After supper, I reach back for my credit cards, and I don't have them.  I had to bum money off a friend as well as contemplate a hundred different scenarios of stopping both credit cards and going to the DMV for a new license.  I rushed home and there were the credit cards in the hamper where they had slid out of my pocket when I draped the jeans over the side of the hamper.

And the moral of the story?  If I hadn't allowed my weight to get out of hand, I would not have felt the need to take off my pants and thus would not have been embarrassed in front of a group of new friends.  Even worse?  That was the pair of pants that wouldn't stay up a year and a half ago. *sigh*

Oh, well.  Back to the drawing board with salads and egg white sandwiches.  I started lifting weights again in the gym and put in an extra 10 minutes of cardio while chatting with some of my lady friends who are trying to talk me into Monday morning yoga.  If I can just stay out of the Halloween candy, I think that would be an excellent start!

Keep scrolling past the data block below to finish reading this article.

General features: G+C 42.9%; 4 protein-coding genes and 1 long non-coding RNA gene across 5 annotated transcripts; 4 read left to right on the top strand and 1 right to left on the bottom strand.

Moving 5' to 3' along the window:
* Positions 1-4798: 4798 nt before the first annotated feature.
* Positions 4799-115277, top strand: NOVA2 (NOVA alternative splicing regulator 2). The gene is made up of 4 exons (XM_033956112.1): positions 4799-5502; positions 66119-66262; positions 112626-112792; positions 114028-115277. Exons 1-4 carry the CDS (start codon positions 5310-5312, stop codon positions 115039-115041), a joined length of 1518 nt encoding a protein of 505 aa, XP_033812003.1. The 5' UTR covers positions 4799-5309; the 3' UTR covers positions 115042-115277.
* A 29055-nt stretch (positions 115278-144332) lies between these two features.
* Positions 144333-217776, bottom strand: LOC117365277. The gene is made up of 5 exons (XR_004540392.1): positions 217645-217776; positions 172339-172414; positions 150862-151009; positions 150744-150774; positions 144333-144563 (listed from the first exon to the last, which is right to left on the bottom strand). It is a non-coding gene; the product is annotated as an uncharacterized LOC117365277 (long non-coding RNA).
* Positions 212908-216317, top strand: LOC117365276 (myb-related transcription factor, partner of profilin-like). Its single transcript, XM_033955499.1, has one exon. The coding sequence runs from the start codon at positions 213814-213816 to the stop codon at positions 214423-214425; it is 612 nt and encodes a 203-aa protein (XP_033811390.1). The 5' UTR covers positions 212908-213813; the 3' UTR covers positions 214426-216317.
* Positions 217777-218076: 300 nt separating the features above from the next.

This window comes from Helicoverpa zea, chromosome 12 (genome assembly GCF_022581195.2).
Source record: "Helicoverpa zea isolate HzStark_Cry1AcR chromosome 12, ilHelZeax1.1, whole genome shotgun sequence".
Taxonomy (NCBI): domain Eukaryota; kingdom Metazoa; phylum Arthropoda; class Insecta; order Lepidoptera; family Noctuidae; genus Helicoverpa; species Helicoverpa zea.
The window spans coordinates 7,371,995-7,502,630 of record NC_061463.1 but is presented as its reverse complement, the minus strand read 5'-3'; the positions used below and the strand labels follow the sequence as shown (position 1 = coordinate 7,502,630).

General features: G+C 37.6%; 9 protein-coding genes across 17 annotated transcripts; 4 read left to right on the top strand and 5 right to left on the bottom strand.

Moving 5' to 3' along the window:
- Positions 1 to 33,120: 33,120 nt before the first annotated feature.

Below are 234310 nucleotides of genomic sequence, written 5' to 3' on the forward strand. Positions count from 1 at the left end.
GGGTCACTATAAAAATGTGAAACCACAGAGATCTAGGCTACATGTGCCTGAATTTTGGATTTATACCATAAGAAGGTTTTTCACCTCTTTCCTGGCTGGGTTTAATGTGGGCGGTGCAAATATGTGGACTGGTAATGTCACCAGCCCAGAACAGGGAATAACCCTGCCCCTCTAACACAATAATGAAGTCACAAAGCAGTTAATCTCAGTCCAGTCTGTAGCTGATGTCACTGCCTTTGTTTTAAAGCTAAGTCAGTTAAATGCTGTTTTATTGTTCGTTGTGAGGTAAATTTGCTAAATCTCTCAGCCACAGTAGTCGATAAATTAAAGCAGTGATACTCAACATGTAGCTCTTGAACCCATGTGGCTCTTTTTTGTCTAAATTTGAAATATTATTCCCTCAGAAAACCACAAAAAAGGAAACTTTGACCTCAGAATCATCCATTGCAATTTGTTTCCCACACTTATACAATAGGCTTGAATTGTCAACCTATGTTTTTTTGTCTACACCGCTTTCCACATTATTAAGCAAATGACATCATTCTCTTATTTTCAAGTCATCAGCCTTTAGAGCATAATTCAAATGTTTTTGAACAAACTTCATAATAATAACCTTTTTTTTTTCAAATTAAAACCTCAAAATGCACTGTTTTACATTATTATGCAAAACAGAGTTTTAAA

Friday, November 12, 2010

Another Revelation

Okay, here's a post for all of the relatively new mothers out there.  Do you ever feel as though you can't go to the bathroom by yourself?  No, I'm not talking about when you go to a public place and take a friend just so you can have someone to entertain you while you wait in an insanely long line.  I'm talking about within the privacy of your own home.

It occurred to me earlier today that we have brought this phenomenon upon ourselves.

First, we put great emphasis on potty-training--and for obvious reasons.  We join our progeny in the bathroom and wait for things to happen, then cheer when things come to pass, or look sternly upon mishaps.  When the kiddies are young, they have to join us in the stalls of public restrooms because we are afraid someone will snatch them.  Is it any wonder they think they should always join us?  Even if we indicate we might like some alone time.

Like so many other things, though, we will have our sweet revenge when they become teenagers.  By that time, we'll  be used to the company, and we will follow them around often speaking through doors closed in our faces.  Not only that, but we will have finally overcome embarrassment, conquered it after being sprayed by ever bodily fluid known to man, after having a child scream bloody murder at the top of her lungs in a crowded store, after escorting a toddler back into a store with an item he has pilfered.  Yes, just as our teenage children reach the point that everything embarrasses them, we will have reached a point where almost nothing embarrasses us.